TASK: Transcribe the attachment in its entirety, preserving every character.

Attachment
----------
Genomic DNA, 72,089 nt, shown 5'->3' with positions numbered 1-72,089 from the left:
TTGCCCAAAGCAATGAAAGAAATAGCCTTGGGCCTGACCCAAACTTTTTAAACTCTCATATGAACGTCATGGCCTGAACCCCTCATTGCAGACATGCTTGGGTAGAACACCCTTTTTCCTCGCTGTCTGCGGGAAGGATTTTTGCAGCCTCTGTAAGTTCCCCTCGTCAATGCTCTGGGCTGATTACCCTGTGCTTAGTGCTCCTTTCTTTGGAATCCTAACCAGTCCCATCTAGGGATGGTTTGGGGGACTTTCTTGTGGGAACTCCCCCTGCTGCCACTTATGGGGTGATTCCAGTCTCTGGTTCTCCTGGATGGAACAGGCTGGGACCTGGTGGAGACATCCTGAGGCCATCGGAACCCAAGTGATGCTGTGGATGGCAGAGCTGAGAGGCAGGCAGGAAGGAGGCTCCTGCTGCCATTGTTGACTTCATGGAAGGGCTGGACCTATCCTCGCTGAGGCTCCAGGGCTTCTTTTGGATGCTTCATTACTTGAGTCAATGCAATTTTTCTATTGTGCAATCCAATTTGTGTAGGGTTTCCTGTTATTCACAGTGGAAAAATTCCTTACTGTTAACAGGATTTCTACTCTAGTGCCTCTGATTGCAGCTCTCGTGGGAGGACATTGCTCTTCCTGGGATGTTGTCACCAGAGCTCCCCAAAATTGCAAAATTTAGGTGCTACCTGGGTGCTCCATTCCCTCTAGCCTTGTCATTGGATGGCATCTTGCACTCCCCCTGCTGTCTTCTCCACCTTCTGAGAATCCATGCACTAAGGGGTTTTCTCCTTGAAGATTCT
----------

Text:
Genomic DNA, 72,089 nt, shown 5'->3' with positions numbered 1-72,089 from the left:
TTGCCCAAAGCAATGAAAGAAATAGCCTTGGGCCTGACCCAAACTTTTTAAACTCTCATATGAACGTCATGGCCTGAACCCCTCATTGCAGACATGCTTGGGTAGAACACCCTTTTTCCTCGCTGTCTGCGGGAAGGATTTTTGCAGCCTCTGTAAGTTCCCCTCGTCAATGCTCTGGGCTGATTACCCTGTGCTTAGTGCTCCTTTCTTTGGAATCCTAACCAGTCCCATCTAGGGATGGTTTGGGGGACTTTCTTGTGGGAACTCCCCCTGCTGCCACTTATGGGGTGATTCCAGTCTCTGGTTCTCCTGGATGGAACAGGCTGGGACCTGGTGGAGACATCCTGAGGCCATCGGAACCCAAGTGATGCTGTGGATGGCAGAGCTGAGAGGCAGGCAGGAAGGAGGCTCCTGCTGCCATTGTTGACTTCATGGAAGGGCTGGACCTATCCTCGCTGAGGCTCCAGGGCTTCTTTTGGATGCTTCATTACTTGAGTCAATGCAATTTTTCTATTGTGCAATCCAATTTGTGTAGGGTTTCCTGTTATTCACAGTGGAAAAATTCCTTACTGTTAACAGGATTTCTACTCTAGTGCCTCTGATTGCAGCTCTCGTGGGAGGACATTGCTCTTCCTGGGATGTTGTCACCAGAGCTCCCCAAAATTGCAAAATTTAGGTGCTACCTGGGTGCTCCATTCCCTCTAGCCTTGTCATTGGATGGCATCTTGCACTCCCCCTGCTGTCTTCTCCACCTTCTGAGAATCCATGCACTAAGGGGTTTTCTCCTTGAAGATTCT